Dufault provides useful guidance on the degree to which judges may exercise discretion to depart from this presumption. Justice Belobaba explained that, while section 4.1 ultimately gives the motion judge “the last word” on sequencing, he was of the view that this discretion is not “unbounded”. His Honour found that the words of the provision, on balance, send a “strong legislative signal” directing that discretion should be exercised narrowly to depart from the presumption.
The plaintiff can rebut the presumption of pre-certification summary judgment by persuading the Court that there is for the summary judgment and certification motions to be heard together. Justice Belobaba provided two examples of “good reasons” to deny a request for pre-certification summary judgment:
- the defendant’s motion does not raise any genuinely arguable issues that can narrow or dispose of all or part of the litigation and appears to be a delay tactic; or
- the defendant’s motion does raise genuinely arguable issues that can narrow or dispose of all or part of the litigation but the existing or proposed dates for the certification motion and the summary judgment motion are sufficiently close that it makes sense to hear the two motions together.
Notably, Justice Belobaba’s guidance and examples may suggest that section 4.1 precludes a plaintiff’s ability to have a certification motion heard prior to a motion for summary judgment.
The shifting presumption on pre-certification motion sequencing will likely have significant implications for plaintiffs seeking to advance class claims in Ontario.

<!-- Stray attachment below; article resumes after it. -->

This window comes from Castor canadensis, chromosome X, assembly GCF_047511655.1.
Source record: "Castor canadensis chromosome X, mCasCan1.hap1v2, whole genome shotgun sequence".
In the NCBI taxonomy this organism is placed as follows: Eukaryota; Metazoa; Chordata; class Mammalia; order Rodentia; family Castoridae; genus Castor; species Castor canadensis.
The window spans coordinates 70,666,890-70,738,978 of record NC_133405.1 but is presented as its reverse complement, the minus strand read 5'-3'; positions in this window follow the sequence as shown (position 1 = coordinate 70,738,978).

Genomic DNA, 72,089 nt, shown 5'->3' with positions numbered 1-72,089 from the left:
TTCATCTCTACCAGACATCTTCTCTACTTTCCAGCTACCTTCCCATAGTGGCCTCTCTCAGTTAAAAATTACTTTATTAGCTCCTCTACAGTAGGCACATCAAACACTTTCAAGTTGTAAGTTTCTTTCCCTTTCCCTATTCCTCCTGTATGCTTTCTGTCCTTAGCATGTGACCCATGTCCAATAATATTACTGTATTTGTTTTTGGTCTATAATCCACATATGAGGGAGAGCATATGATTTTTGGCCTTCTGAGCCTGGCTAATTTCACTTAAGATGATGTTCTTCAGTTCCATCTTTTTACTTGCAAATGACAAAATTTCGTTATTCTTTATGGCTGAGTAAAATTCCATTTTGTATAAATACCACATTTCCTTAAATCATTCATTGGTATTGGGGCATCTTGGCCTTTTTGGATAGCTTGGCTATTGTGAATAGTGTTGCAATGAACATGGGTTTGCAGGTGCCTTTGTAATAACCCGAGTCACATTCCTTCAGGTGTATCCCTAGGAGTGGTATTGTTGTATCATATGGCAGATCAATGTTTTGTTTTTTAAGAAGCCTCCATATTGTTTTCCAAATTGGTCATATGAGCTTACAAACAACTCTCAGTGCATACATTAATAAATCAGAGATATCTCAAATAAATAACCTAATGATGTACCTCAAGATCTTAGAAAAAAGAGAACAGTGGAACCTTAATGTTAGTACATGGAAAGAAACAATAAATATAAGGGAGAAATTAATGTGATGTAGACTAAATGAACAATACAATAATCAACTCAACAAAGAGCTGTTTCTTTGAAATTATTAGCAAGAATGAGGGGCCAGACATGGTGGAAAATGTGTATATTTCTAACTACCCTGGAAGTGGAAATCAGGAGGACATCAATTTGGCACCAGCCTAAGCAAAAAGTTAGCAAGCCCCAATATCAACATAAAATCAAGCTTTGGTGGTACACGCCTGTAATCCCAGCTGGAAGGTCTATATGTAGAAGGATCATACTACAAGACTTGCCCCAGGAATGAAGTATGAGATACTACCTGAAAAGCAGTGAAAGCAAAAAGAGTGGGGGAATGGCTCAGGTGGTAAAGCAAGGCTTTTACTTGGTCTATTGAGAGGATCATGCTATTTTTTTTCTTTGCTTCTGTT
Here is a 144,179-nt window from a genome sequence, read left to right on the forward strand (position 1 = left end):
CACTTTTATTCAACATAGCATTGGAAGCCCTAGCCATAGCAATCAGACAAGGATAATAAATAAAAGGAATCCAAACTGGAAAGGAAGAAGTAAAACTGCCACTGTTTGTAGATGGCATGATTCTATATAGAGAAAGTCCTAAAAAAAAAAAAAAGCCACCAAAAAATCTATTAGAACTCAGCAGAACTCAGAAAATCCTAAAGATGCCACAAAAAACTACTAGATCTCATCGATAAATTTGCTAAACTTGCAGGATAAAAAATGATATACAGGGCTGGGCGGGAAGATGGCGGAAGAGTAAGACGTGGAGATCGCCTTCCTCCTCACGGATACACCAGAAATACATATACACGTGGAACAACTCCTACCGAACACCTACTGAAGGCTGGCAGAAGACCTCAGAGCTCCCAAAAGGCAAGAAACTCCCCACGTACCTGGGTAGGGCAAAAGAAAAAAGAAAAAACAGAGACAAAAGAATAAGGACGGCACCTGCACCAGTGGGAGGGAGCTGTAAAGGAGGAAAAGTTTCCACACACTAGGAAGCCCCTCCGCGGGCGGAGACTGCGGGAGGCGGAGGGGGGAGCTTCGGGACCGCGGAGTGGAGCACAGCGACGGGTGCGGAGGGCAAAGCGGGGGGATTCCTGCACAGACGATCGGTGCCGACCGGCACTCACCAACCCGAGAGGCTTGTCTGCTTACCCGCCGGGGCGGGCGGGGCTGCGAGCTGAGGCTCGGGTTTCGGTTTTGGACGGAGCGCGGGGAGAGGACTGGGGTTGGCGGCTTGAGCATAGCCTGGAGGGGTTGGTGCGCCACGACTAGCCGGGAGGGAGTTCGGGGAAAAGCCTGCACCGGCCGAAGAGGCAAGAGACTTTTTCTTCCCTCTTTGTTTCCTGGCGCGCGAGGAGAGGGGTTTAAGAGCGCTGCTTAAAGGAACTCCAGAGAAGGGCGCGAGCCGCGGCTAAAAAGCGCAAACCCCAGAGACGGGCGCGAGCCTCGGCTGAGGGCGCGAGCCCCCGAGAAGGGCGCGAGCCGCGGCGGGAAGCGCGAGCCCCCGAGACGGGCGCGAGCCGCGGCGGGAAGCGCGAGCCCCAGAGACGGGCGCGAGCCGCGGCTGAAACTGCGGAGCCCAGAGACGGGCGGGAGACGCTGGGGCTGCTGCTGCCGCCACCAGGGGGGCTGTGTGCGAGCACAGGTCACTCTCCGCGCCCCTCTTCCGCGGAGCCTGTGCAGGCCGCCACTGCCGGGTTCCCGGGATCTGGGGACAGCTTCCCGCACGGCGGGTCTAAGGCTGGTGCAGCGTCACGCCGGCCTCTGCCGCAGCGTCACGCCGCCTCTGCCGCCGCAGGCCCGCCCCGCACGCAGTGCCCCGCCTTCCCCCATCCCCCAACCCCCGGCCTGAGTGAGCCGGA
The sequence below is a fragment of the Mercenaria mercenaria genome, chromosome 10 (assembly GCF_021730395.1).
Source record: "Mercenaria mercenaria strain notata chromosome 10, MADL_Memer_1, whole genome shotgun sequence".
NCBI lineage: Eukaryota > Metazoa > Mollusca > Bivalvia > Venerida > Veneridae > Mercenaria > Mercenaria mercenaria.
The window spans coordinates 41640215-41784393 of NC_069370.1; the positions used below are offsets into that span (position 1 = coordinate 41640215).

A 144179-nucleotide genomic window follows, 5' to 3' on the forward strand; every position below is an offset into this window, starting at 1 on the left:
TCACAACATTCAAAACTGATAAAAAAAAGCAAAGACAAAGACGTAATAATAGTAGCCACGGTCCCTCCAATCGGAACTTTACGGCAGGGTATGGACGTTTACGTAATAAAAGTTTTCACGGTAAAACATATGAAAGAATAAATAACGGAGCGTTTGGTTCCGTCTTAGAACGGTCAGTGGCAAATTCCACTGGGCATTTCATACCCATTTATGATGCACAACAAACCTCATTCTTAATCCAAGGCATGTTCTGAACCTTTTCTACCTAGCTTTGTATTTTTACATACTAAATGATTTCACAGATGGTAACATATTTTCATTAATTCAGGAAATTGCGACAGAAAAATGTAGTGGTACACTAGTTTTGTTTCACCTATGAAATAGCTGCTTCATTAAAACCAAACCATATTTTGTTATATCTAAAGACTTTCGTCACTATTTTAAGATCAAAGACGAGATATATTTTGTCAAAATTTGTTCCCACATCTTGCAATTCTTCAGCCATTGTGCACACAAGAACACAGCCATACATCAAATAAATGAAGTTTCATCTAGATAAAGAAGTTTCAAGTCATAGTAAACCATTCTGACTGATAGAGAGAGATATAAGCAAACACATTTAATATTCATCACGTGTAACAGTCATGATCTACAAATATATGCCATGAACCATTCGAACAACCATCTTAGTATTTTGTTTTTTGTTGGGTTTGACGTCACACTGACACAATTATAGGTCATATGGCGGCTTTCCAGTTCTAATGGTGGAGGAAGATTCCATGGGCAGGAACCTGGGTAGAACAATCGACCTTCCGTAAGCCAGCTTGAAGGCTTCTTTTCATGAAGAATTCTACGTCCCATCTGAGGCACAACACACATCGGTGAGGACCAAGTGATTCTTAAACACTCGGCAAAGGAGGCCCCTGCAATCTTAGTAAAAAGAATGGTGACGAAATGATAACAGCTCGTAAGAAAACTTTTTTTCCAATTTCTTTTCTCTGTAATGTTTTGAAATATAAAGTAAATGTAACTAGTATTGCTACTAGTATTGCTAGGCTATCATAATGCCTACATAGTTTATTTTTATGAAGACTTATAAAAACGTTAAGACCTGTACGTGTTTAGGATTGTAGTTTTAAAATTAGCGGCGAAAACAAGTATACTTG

First, where there are liability-related issues being considered on summary judgment, plaintiffs may now face challenges in proving their burden on a summary record. Generally speaking, on summary judgment, document production is dealt with as an aspect of the cross-examinations of witnesses through requests for undertakings. Given that it is often the case that the evidence necessary to establish liability will largely be in the possession of defendants, achieving full production of this evidence may be more difficult in the absence of broad discovery obligations. That said, there are additional mechanisms that allow parties to seek production of relevant evidence prior to the summary judgment hearing. This may be especially true in the class action context where the motion judge has broad discretionary authority to determine the conduct of the proceeding pursuant to section 12 of the CPA.
Second, and perhaps most significant to plaintiffs, even where a plaintiff may be successful in responding to a summary judgment motion, the summary judgment process will likely cause a significant delay in advancing a claim to the certification stage. Further, it will mean greater disbursements, fees and time incurred by plaintiffs at an earlier stage of the proceeding.
A key consideration for plaintiffs’ counsel in deciding whether to pursue a proposed class action is often the estimated length of time it will take to bring the matter to resolution. In this analysis, the certification motion is generally considered to be the catalyst for resolution. Once an action is certified, cost-benefit considerations can shift considerably in favour of negotiating settlement.
Due to the section 4.1 amendment, it reasonable to expect greater numbers of pre-certification summary judgment motions. Dufault may mean that plaintiffs will more closely consider the merits and prospects of recovery when deciding whether to pursue a proposed class proceeding in Ontario.